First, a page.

What Happens In Gerritsen, Stays In Gerritsen

Video courtesy of GerritsenBeach.net

I was born and raised in Sheepshead Bay. And yet, despite its proximity, I stay out of Gerritsen Beach. That’s how I like it, and it seems that’s how they like it, too.

But I decided to venture into the tick-filled taint of Brooklyn and see for myself just how unwelcoming it is.

What I found was a neighborhood dynamic that begs for quietude and autonomy, and sees the slightest glance from a stranger’s eye as a threat to its independence from the rest of the city.

The Backstory

The reason I found myself in that neck of the woods was to attend the Gerritsen Beach Property Owners Assocation (GBPOA) meeting. Some of the group’s members are waging a campaign to ban the neighborhood blogger, GerritsenBeach.net’s Dan Cavanagh, from attending and reporting on the discussions. I wanted to see exactly how this unfolds, since I’ve never seen such aggression at any of the eight or so monthly meetings I attend.

Cavanagh, for his part, has been chronicling the situation pretty steadily, capturing video of and summarizing the members’ opposition. So far, though, the issue has revolved around GerritsenBeach.net’s policy of anonymous commenting, and most critics were tied to another neighborhood civic organization, GBCares. That group has been squabbling with the blogger for months, since Cavanagh ran a story that they claim led to a suspension of one of their programs.

So to me, the outsider, the situation looked pretty obvious before I arrived. You had a bunch of guys pissed off about anonymous commenters unleashing a flurry of four-letter words, and seeking revenge from being shut out of providing a neighborhood service. They were tough guys pissed off with a snot-nosed kid with a computer.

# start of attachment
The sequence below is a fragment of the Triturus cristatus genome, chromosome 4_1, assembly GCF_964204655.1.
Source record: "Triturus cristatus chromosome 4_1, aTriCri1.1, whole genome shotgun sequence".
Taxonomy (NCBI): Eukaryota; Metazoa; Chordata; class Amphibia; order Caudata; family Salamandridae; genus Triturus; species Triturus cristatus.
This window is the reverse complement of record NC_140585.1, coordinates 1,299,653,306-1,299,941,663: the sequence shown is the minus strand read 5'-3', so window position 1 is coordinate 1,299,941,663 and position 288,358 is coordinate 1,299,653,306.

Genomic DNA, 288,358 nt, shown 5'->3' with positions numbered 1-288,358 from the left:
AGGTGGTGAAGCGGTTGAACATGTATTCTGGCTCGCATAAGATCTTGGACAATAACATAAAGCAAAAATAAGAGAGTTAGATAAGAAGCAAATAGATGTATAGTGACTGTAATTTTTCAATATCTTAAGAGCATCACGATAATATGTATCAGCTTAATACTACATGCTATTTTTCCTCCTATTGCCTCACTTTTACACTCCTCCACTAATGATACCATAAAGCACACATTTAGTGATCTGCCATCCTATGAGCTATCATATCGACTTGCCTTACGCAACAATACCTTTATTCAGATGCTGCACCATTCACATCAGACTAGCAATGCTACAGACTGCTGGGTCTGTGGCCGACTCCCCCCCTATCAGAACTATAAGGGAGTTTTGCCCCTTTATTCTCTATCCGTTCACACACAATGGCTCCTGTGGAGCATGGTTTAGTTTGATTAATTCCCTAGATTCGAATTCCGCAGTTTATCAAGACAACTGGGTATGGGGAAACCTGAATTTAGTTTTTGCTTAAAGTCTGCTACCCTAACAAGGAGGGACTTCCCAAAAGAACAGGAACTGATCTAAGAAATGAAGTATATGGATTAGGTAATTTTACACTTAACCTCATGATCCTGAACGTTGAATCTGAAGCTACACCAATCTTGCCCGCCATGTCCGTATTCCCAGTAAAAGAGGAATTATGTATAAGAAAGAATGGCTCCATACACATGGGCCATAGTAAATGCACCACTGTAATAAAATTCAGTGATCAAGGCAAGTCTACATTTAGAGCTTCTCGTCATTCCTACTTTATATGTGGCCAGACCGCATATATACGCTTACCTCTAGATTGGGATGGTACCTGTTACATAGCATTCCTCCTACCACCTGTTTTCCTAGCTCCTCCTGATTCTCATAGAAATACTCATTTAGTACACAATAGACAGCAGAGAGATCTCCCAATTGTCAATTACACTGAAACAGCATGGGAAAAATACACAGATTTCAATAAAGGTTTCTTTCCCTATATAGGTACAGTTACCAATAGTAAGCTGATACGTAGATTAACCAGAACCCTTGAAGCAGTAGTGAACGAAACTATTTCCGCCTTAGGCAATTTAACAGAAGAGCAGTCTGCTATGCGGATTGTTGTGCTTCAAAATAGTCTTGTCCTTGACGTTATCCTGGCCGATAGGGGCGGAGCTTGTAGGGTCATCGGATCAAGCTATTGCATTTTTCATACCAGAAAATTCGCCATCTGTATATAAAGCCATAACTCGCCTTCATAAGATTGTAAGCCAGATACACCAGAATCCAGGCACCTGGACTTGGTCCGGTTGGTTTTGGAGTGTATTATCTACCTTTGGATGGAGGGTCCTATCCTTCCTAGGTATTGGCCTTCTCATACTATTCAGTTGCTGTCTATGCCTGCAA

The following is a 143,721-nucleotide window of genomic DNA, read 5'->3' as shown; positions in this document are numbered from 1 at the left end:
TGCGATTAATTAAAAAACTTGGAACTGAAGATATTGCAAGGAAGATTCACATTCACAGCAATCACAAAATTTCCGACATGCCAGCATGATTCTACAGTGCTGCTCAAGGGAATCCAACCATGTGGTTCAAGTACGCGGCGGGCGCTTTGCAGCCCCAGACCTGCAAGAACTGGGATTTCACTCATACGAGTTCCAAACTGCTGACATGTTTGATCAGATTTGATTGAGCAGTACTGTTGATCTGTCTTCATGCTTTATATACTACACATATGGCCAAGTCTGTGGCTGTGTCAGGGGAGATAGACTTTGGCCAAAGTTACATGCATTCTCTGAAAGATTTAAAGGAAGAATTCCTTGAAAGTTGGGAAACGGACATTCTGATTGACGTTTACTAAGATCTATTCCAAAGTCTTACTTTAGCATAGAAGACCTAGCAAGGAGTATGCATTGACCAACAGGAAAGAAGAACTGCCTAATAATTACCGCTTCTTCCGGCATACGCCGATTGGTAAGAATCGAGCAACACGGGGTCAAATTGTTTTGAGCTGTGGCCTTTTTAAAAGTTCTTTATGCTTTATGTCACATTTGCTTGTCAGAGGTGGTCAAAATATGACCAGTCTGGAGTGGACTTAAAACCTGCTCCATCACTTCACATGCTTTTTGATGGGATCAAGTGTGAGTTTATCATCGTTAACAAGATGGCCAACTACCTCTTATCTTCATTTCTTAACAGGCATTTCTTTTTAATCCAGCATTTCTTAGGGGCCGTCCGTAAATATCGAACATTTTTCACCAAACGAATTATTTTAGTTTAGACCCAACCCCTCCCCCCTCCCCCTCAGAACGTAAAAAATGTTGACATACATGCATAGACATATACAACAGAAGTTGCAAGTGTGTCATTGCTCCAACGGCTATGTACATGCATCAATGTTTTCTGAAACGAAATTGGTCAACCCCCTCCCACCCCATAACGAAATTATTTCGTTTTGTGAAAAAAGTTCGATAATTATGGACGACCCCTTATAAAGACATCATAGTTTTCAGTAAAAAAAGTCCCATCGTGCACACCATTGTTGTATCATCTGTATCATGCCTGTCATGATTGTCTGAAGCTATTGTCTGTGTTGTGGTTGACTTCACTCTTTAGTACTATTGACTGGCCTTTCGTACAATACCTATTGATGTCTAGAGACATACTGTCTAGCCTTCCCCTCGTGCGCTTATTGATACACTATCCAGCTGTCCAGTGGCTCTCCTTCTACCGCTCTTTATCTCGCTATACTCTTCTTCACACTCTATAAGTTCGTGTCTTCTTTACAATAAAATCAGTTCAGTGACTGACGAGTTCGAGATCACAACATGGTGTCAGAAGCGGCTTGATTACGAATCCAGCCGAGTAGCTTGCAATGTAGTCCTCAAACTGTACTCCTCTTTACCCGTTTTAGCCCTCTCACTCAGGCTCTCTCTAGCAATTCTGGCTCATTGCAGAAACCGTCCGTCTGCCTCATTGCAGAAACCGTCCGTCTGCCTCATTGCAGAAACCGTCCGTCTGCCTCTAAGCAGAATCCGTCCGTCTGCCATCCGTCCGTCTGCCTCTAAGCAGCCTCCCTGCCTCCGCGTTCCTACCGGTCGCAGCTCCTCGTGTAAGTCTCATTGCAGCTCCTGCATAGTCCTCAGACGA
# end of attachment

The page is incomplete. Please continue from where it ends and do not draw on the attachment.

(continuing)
I thought it’d be straightforward; maybe even funny. But it wasn’t.

If We Don’t Move, It Won’t Eat Us

Members not only attacked GerritsenBeach.net on Wednesday, but proposed barring all reporters and uninvited guests from attending the event. They argued that it was inappropriate to have bloggers or reporters at the meeting, saying they didn’t understand why an organization with dues-paying members is mandated to have public meetings. They especially took issue with audio and video recordings by GerritsenBeach.net, but also turned attacks to Our News.

The problem, they said, wasn’t with the reporting. It was with the distribution.

“What goes on in Gerritsen Beach stays in Gerritsen Beach,” said one member. “Gerritsen Beach was a quiet neighborhood; no one ever heard of it. Now it’s all over, and [Cavanagh] keeps hiding behind his amendments.”

“It’s absolutely destroying the neighborhood,” he added.

At issue was the idea that the Earth’s six billion people can potentially access the blog, and news from the area shouldn’t be spreading to the outside world. Our News, a Gerritsen Beach creation that just years ago never left the confines of the community, is now distributed into Marine Park, Sheepshead Bay and Mill Basin.

That, too, is unacceptable. (Joel Garson, the paper’s publisher, said he never takes notes at meetings and only publishes content approved by George Broadhead, GBPOA’s president.)

I didn’t quite get it. Closing off access to the media didn’t really seem to be about hiding anything, or about blocking access for those it serves (the fastest road to abuse). It seemed more to be about keeping out the threat of the wider world: the great big city.